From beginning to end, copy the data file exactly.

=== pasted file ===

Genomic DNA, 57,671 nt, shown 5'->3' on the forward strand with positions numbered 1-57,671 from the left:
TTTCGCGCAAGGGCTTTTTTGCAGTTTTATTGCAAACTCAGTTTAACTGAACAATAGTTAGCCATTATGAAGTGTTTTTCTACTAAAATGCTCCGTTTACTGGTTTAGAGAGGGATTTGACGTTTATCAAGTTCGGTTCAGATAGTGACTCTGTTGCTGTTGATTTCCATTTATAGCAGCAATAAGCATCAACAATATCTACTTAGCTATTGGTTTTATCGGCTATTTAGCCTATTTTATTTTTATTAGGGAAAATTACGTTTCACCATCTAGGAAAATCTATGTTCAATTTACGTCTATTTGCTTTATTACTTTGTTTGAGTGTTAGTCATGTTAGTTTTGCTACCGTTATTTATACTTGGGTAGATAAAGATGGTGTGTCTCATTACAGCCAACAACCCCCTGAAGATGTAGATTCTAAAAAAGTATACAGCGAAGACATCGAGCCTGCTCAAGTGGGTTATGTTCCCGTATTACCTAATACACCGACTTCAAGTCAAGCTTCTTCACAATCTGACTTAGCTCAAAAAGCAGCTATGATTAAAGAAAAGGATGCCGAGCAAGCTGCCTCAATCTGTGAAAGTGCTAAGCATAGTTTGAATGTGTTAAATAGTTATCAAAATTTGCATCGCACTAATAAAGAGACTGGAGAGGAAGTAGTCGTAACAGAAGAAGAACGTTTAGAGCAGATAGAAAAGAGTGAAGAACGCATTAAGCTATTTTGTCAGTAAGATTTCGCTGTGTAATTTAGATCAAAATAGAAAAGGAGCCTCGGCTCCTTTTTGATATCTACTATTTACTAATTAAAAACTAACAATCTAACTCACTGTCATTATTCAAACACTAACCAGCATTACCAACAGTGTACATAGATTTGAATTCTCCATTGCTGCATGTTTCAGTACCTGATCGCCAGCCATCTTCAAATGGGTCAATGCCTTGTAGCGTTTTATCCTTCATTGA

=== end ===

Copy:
Genomic DNA, 57,671 nt, shown 5'->3' on the forward strand with positions numbered 1-57,671 from the left:
TTTCGCGCAAGGGCTTTTTTGCAGTTTTATTGCAAACTCAGTTTAACTGAACAATAGTTAGCCATTATGAAGTGTTTTTCTACTAAAATGCTCCGTTTACTGGTTTAGAGAGGGATTTGACGTTTATCAAGTTCGGTTCAGATAGTGACTCTGTTGCTGTTGATTTCCATTTATAGCAGCAATAAGCATCAACAATATCTACTTAGCTATTGGTTTTATCGGCTATTTAGCCTATTTTATTTTTATTAGGGAAAATTACGTTTCACCATCTAGGAAAATCTATGTTCAATTTACGTCTATTTGCTTTATTACTTTGTTTGAGTGTTAGTCATGTTAGTTTTGCTACCGTTATTTATACTTGGGTAGATAAAGATGGTGTGTCTCATTACAGCCAACAACCCCCTGAAGATGTAGATTCTAAAAAAGTATACAGCGAAGACATCGAGCCTGCTCAAGTGGGTTATGTTCCCGTATTACCTAATACACCGACTTCAAGTCAAGCTTCTTCACAATCTGACTTAGCTCAAAAAGCAGCTATGATTAAAGAAAAGGATGCCGAGCAAGCTGCCTCAATCTGTGAAAGTGCTAAGCATAGTTTGAATGTGTTAAATAGTTATCAAAATTTGCATCGCACTAATAAAGAGACTGGAGAGGAAGTAGTCGTAACAGAAGAAGAACGTTTAGAGCAGATAGAAAAGAGTGAAGAACGCATTAAGCTATTTTGTCAGTAAGATTTCGCTGTGTAATTTAGATCAAAATAGAAAAGGAGCCTCGGCTCCTTTTTGATATCTACTATTTACTAATTAAAAACTAACAATCTAACTCACTGTCATTATTCAAACACTAACCAGCATTACCAACAGTGTACATAGATTTGAATTCTCCATTGCTGCATGTTTCAGTACCTGATCGCCAGCCATCTTCAAATGGGTCAATGCCTTGTAGCGTTTTATCCTTCATTGA